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      Aggregation and negative interactions in low-diversity and unsaturated monogenean (Platyhelminthes) communities in Astyanax aeneus (Teleostei) populations in a neotropical river of Mexico

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          We studied monogenean communities of 11 populations of Astyanax aeneus (Günther) separated by small geographical distances along 60 km of the Lacantún river in Chiapas, Mexico, in February and August 2012. We found 12 monogenean taxa. Amongst these, five species specialist for Astyanax were widely distributed regionally, constituting 90% of the total collected monogeneans, with one of these species dominating most component communities. The high similarities in terms of composition between the component communities (S Jaccard > 60%) as well as in terms of the abundance and composition between infracommunities (S Bray Curtis > 40%), provide empirical evidence that transmission, both between hosts at the same location and between component communities, is high and effective. No resemblance pattern was detected between locations in terms of their spatial distribution. The composition of these communities was spatially and temporally consistent over the two very different weather periods sampled. These communities were not saturated. Our analysis suggests that the potential richness of the infracommunities is proportional to the number of monogenean species available in the component community. We found aggregation in the populations and between monogenean species. Intraspecific aggregation is density dependent, suggesting that intraspecific competition for space is not a limiting factor for the development of the population. We evaluated the associations for each species pair and detected 77% negative interactions (134/177 associations), suggesting that interspecific competition plays an important role in shaping these communities. The negative correlations of abundance between pairs of species contributes to confirmation of competition. Intraspecific aggregation increased relative to interspecific aggregation with richness in the component community, facilitating coexistence of the species. Our results suggest that these are interactive communities, where monogeneans disperse efficiently from a common source, colonize patches (hosts) together, and compete with other species even at low population densities. Finally, the coexistence of these species is favored by the unpredictable recruitment and aggregated use of fragmented resources.

          Graphical abstract


          • We explore richness and coexistence of monogeneans of a small fish in a large river.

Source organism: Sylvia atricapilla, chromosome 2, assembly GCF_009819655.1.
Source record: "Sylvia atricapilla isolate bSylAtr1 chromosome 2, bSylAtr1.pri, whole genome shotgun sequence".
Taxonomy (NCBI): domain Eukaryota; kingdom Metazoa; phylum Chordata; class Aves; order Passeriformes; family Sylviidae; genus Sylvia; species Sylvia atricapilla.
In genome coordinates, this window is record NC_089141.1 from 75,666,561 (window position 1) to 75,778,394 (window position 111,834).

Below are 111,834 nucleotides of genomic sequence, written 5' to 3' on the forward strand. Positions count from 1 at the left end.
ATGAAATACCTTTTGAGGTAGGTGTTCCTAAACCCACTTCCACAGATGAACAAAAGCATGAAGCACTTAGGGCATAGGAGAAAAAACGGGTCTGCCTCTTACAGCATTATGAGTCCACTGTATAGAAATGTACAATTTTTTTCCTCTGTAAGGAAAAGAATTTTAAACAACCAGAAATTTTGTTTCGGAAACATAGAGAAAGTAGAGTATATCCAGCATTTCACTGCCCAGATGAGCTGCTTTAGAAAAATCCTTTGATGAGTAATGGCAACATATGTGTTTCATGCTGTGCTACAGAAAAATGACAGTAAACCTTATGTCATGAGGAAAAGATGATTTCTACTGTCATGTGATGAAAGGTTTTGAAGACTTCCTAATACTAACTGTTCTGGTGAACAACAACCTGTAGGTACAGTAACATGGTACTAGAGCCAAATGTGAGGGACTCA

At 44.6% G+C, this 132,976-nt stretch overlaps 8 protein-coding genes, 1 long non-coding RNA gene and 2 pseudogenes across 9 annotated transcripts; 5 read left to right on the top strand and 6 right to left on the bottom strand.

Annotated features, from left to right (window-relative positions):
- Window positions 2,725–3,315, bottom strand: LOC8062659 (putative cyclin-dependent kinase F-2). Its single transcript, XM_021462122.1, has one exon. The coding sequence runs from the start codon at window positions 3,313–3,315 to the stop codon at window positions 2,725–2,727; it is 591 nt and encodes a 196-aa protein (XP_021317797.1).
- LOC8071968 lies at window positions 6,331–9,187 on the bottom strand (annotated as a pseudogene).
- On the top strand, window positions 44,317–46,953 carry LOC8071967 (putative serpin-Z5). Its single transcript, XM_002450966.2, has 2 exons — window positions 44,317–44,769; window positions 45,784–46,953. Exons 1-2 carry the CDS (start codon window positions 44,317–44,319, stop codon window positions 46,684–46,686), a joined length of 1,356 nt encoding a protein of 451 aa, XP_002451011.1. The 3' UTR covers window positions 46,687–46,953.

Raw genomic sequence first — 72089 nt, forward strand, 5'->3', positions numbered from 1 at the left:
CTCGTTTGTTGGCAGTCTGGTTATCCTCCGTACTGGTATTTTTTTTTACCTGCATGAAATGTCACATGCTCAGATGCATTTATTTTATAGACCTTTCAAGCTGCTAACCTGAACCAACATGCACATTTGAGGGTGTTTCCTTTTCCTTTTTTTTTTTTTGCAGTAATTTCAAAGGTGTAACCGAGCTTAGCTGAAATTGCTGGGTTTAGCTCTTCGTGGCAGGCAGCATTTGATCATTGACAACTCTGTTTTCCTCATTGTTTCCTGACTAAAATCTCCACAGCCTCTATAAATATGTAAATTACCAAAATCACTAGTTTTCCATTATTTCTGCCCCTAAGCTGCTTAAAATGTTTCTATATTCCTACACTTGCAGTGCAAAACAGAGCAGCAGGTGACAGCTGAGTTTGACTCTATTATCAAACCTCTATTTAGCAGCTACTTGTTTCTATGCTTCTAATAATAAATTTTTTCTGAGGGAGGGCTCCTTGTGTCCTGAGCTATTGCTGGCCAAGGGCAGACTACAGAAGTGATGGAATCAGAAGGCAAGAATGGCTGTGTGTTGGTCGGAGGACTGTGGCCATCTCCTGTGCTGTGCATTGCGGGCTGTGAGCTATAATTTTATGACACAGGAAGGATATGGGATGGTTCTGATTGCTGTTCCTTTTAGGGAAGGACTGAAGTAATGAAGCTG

• Empirical evidence that transmission between hosts/locations is efficient is provided.

          • We provide empirical evidence of unsaturated/low density but interactive communities.

          • Monogeneans show intra and interspecific aggregation both density-dependent.

          • They establish regionally consistent negative interactions repeated between locations.

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          Most cited references 42

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          Competition and Regional Coexistence

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            Aggregation and Coexistence in a Carrion Fly Community

             Anthony Ives (1991)
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              Las curvas de acumulación de especies y la necesidad de evaluar la calidad de los inventarios biológicos


                Author and article information

                Int J Parasitol Parasites Wildl
                Int J Parasitol Parasites Wildl
                International Journal for Parasitology: Parasites and Wildlife
                27 February 2019
                April 2019
                27 February 2019
                : 8
                : 203-215
                [a ]Universidad Nacional Autónoma de México, Instituto de Biología, Laboratorio de Helmintología, Apartado Postal 70-153, CP 04510, Ciudad de México, Mexico
                [b ]Universidad Autónoma de Campeche, Instituto de Ecología, Pesquerías y Oceanografía del Golfo de México (EPOMEX), San Francisco de Campeche, Campeche, Mexico
                [c ]Universidad Autónoma del Estado de Morelos, Facultad de Ciencias Biológicas, Laboratorio de Parasitología de Animales Silvestres, Cuernavaca, Morelos, Mexico
                [d ]Universidad Autónoma de Nuevo León, Facultad de Medicina Veterinaria y Zootecnia, Monterrey, Nuevo León, Mexico
                Author notes
                []Corresponding author. gsalgado@ 123456ib.unam.mx
                © 2019 Published by Elsevier Ltd on behalf of Australian Society for Parasitology.

                This is an open access article under the CC BY-NC-ND license (http://creativecommons.org/licenses/by-nc-nd/4.0/).



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